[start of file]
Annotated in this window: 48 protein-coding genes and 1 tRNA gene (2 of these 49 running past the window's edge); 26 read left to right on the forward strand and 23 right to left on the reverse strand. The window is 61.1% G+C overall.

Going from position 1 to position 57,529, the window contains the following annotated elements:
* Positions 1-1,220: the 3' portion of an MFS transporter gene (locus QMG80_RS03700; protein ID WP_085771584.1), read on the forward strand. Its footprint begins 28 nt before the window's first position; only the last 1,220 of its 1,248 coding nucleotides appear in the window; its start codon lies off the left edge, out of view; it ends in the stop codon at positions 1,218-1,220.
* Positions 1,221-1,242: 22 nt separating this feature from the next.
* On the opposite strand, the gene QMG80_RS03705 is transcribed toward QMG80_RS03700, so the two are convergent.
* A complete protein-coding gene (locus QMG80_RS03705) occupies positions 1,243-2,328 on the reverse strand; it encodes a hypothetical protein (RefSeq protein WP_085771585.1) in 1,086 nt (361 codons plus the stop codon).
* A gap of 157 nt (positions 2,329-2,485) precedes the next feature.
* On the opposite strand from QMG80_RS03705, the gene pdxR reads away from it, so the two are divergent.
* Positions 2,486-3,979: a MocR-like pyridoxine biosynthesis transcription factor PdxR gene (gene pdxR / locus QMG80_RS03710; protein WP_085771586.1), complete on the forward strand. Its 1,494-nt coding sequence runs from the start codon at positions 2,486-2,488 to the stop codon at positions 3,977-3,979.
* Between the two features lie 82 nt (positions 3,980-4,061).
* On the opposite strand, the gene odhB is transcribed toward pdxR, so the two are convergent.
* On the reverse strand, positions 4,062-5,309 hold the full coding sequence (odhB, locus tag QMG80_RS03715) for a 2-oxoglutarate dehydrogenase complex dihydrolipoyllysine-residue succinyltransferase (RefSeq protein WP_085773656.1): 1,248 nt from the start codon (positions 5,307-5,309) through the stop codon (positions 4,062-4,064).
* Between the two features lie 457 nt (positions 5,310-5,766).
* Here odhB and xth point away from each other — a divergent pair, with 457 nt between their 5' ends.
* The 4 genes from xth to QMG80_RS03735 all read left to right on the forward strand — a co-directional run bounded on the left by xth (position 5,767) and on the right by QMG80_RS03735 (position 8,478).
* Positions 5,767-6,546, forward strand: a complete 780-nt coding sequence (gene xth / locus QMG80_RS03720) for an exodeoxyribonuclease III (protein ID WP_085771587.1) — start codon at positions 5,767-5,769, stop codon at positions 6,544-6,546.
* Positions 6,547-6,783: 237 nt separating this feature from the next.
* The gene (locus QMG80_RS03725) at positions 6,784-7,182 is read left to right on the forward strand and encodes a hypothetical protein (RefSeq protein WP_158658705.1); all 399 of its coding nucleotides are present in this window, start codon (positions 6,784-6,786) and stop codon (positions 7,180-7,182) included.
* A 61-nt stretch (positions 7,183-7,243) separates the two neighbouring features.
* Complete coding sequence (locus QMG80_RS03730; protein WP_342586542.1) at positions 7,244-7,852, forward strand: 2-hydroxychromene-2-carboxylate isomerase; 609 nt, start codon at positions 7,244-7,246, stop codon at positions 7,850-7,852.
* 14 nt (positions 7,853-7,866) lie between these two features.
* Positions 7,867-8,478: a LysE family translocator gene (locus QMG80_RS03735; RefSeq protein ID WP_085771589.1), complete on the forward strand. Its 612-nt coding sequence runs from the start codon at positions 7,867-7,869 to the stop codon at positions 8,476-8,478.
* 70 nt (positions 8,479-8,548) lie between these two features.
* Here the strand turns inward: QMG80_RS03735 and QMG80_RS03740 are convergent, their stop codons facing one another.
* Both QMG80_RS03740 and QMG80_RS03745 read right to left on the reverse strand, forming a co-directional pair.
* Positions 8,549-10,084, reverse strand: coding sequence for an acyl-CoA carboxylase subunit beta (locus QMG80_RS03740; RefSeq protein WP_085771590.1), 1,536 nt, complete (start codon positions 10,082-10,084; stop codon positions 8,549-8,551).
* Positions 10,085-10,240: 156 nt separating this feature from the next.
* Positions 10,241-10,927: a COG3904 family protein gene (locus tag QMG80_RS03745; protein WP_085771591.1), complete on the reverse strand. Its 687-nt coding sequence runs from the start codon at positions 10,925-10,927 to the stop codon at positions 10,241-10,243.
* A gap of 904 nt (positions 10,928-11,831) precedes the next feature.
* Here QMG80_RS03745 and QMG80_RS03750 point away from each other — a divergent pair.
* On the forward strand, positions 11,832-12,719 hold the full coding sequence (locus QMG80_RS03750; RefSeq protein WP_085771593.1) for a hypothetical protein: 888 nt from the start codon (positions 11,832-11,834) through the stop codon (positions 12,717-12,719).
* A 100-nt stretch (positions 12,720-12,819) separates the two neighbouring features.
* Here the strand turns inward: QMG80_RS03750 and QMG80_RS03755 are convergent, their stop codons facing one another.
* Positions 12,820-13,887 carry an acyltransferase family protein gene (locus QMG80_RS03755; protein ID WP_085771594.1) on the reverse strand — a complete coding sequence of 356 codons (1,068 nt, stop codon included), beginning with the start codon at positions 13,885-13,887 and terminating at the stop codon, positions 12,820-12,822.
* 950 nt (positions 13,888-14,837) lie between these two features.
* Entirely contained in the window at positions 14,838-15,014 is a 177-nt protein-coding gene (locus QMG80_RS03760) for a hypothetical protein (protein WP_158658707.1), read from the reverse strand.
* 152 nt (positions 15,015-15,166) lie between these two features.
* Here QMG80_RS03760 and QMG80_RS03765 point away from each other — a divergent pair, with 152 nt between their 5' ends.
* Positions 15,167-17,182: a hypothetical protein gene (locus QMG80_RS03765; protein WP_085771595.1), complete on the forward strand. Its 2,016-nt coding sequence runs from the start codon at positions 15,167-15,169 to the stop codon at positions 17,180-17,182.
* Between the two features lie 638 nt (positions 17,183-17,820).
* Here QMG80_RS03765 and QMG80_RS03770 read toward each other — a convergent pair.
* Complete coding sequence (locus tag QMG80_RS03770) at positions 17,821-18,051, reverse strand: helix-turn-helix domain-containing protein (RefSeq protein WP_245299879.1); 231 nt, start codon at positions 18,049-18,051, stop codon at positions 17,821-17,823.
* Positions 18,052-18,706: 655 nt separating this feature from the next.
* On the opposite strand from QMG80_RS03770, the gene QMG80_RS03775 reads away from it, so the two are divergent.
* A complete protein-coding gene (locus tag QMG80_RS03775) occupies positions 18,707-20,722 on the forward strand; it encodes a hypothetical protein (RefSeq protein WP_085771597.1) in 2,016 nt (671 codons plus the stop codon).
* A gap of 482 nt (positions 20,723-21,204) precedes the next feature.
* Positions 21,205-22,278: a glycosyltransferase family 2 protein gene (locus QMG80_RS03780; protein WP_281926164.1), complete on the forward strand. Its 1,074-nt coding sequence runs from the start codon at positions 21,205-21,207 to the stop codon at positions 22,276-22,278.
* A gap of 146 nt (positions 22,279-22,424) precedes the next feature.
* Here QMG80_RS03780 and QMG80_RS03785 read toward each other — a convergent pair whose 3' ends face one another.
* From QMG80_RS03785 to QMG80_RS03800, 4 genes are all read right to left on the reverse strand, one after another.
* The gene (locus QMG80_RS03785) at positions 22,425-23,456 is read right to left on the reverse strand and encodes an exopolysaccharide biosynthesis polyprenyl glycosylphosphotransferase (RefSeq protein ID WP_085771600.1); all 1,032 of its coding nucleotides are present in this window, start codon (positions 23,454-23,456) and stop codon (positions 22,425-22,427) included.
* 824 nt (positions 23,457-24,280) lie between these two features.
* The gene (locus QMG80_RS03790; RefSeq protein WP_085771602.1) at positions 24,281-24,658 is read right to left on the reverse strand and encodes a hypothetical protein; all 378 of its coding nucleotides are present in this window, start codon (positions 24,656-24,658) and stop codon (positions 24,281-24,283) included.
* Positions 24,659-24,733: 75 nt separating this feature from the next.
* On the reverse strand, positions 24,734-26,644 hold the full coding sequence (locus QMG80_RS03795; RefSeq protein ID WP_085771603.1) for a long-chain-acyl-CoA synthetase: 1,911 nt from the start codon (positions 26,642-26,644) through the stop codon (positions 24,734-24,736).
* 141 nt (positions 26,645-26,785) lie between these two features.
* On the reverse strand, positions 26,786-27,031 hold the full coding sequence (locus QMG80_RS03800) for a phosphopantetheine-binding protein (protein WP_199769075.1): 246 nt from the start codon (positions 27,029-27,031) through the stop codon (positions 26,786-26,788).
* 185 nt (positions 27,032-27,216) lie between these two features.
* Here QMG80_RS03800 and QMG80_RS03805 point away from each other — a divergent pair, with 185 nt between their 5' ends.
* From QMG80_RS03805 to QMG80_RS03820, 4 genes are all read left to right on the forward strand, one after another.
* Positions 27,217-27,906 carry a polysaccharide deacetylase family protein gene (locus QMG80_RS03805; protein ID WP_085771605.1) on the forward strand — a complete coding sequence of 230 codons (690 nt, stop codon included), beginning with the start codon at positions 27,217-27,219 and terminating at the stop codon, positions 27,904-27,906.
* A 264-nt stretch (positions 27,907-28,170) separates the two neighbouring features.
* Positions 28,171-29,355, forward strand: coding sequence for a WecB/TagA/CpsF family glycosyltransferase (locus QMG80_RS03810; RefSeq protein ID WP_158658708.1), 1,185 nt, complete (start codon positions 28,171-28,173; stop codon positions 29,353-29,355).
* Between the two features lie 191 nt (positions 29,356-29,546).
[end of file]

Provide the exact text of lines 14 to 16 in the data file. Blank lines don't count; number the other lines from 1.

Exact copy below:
* Here odhB and xth point away from each other — a divergent pair, with 457 nt between their 5' ends.
* The 4 genes from xth to QMG80_RS03735 all read left to right on the forward strand — a co-directional run bounded on the left by xth (position 5,767) and on the right by QMG80_RS03735 (position 8,478).
* Positions 5,767-6,546, forward strand: a complete 780-nt coding sequence (gene xth / locus QMG80_RS03720) for an exodeoxyribonuclease III (protein ID WP_085771587.1) — start codon at positions 5,767-5,769, stop codon at positions 6,544-6,546.